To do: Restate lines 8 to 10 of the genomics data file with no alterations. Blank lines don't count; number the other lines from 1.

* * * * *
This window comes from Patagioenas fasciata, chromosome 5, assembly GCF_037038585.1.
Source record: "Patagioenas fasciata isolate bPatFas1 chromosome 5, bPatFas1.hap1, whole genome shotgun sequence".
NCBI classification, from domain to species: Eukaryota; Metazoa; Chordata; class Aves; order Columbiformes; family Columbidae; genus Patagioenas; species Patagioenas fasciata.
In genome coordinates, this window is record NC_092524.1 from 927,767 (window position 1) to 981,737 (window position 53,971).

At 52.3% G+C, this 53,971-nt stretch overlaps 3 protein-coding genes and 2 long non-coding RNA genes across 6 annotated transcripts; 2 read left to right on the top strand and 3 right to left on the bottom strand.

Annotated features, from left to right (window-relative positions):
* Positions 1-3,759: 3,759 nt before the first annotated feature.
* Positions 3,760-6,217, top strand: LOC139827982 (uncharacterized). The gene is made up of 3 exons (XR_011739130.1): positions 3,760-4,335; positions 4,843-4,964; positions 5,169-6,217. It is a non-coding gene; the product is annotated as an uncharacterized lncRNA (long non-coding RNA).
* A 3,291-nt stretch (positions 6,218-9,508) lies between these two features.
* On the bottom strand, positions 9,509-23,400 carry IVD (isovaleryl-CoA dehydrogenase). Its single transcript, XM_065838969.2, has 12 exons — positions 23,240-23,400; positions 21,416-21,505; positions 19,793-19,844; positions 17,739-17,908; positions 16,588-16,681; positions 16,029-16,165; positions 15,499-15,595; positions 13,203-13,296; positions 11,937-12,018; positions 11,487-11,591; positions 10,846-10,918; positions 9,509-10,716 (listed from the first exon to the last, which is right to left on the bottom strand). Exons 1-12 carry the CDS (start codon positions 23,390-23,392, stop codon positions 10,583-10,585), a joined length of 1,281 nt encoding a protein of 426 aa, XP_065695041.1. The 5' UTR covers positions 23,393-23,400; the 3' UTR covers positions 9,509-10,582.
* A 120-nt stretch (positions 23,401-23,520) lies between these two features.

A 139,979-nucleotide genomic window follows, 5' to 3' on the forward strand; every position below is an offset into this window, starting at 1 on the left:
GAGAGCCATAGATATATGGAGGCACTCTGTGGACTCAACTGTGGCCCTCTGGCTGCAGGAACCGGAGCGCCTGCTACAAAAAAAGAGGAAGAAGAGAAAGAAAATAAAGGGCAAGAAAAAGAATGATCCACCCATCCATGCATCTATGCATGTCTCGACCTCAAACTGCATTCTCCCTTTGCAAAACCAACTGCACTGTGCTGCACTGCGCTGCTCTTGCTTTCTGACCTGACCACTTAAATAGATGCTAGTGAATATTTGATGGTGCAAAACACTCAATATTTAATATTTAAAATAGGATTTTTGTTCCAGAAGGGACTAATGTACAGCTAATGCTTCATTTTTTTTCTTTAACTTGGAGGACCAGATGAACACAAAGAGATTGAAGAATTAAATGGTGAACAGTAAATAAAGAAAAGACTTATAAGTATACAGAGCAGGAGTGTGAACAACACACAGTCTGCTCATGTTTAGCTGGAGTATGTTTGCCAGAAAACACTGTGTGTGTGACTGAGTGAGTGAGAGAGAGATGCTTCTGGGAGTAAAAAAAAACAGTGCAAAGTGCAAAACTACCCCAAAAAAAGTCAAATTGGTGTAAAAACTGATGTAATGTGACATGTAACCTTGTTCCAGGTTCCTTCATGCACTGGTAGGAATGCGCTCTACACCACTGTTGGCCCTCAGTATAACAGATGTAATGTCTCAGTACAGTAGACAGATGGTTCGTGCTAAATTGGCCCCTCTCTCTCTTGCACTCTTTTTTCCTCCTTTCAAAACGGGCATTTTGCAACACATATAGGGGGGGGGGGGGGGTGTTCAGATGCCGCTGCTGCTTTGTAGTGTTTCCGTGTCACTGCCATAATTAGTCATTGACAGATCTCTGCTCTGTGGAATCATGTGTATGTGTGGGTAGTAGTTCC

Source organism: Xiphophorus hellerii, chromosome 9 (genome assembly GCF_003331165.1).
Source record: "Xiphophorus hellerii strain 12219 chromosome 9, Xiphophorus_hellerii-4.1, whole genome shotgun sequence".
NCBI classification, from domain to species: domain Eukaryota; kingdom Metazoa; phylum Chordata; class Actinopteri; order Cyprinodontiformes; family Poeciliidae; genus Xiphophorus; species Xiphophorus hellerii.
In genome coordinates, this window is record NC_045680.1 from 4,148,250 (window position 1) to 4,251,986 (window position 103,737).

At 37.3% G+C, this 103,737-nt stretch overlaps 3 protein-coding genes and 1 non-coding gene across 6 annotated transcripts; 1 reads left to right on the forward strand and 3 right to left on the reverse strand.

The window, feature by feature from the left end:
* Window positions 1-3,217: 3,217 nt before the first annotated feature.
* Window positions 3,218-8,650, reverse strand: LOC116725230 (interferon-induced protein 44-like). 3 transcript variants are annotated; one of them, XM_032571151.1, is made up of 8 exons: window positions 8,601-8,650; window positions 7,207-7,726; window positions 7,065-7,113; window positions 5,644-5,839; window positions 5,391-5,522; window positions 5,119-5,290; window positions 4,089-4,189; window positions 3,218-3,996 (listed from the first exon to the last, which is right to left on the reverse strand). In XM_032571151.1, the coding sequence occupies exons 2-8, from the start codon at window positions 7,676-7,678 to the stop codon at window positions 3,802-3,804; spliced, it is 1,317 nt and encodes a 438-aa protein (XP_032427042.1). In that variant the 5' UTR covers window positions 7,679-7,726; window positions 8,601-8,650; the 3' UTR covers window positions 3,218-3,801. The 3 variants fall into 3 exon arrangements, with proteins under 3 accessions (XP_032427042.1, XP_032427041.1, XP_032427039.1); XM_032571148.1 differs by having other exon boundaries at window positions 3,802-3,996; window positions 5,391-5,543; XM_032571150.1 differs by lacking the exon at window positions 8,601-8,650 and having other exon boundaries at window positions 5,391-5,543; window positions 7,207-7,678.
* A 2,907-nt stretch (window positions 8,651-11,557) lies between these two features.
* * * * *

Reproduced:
* Positions 3,760-6,217, top strand: LOC139827982 (uncharacterized). The gene is made up of 3 exons (XR_011739130.1): positions 3,760-4,335; positions 4,843-4,964; positions 5,169-6,217. It is a non-coding gene; the product is annotated as an uncharacterized lncRNA (long non-coding RNA).
* A 3,291-nt stretch (positions 6,218-9,508) lies between these two features.
* On the bottom strand, positions 9,509-23,400 carry IVD (isovaleryl-CoA dehydrogenase). Its single transcript, XM_065838969.2, has 12 exons — positions 23,240-23,400; positions 21,416-21,505; positions 19,793-19,844; positions 17,739-17,908; positions 16,588-16,681; positions 16,029-16,165; positions 15,499-15,595; positions 13,203-13,296; positions 11,937-12,018; positions 11,487-11,591; positions 10,846-10,918; positions 9,509-10,716 (listed from the first exon to the last, which is right to left on the bottom strand). Exons 1-12 carry the CDS (start codon positions 23,390-23,392, stop codon positions 10,583-10,585), a joined length of 1,281 nt encoding a protein of 426 aa, XP_065695041.1. The 5' UTR covers positions 23,393-23,400; the 3' UTR covers positions 9,509-10,582.